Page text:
Our benchmark flood occurred in 1954. The January flood in 2013 was only marginally lower and in some areas, only 20cm lower than the 1954 flood.
The Richmond River flooding, while extremely bad in some areas, generally was not as severe as the Clarence and Tweed.
The Clarence industry suffered by far the worst flooding in NSW with two major floods and in some areas of the valley, three.
The losses in all districts were very heavy for many individual farms and districts. While not all growers have been declared for category C funding, the $15,000 for infrastructure repairs will be welcomed by those who have been. Category C allows for the repair of infrastructure things likes floodgates, levies and sand erosion.
The industry in NSW has adopted a holistic approach to ensuring all growers who have suffered damage can get the category C funding.
The positives that have come out of the floods are.
1. The NSW industry has an estimated crop of 1.42m tons of cane available for harvest and while we are still awaiting the last few grower estimates to come in, this estimate is looking achievable.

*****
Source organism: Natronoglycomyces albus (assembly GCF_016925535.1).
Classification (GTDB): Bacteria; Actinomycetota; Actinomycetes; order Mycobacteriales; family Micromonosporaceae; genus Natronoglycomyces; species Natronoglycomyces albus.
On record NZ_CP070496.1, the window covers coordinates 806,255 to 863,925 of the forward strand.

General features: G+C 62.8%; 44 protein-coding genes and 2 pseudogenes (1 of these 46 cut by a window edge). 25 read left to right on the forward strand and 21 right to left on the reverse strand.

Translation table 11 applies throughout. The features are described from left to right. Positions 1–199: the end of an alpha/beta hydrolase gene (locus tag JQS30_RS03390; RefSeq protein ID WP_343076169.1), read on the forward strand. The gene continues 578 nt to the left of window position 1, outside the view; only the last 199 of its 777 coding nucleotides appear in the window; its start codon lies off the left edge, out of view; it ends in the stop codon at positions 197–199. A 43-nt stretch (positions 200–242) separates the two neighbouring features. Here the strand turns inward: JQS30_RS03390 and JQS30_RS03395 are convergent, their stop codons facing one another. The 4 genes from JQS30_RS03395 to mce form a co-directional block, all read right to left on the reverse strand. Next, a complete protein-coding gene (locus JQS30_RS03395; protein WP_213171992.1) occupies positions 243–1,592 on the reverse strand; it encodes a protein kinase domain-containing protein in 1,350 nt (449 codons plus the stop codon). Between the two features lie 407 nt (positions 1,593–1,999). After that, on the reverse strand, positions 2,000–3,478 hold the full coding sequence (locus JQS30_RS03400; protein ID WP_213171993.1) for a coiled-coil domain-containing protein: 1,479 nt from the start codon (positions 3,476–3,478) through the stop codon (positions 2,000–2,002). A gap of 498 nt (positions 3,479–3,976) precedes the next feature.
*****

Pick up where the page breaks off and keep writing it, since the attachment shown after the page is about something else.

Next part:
2. There are a few varieties that have survived the flooding much better than any others. Q208 is the standout variety along with Q183. Q240 in the month after the flood looked for all intents lost but now 4 months on it appears that its recovery may be as good as any other variety and while it is only just starting to make cane, it looks like every stool survived and will make a two year old of sorts. The other variety to show flood resistance is Q232.
There will be a major planting once again this year in NSW with the above varieties in demand. One of the major varieties in the Tweed (over 30%), Q211 was almost a total wipe out and while it may make a come back in the future, the planting of it will be limited this year.
The industry in NSW is surveying the growers to assess the ways in which the flood egress may be improved in each district. This will be a comprehensive assessment and will be used to encourage government at all levels to address this on-going problem.
All state members of Parliament in the cane growing areas of NSW, along with senior bureaucrats have already met with local farmer groups to assess how this may be facilitated.
NSW cane farmers have once again taken a hit but in true farmer fashion they are saying ‘next year will be better’.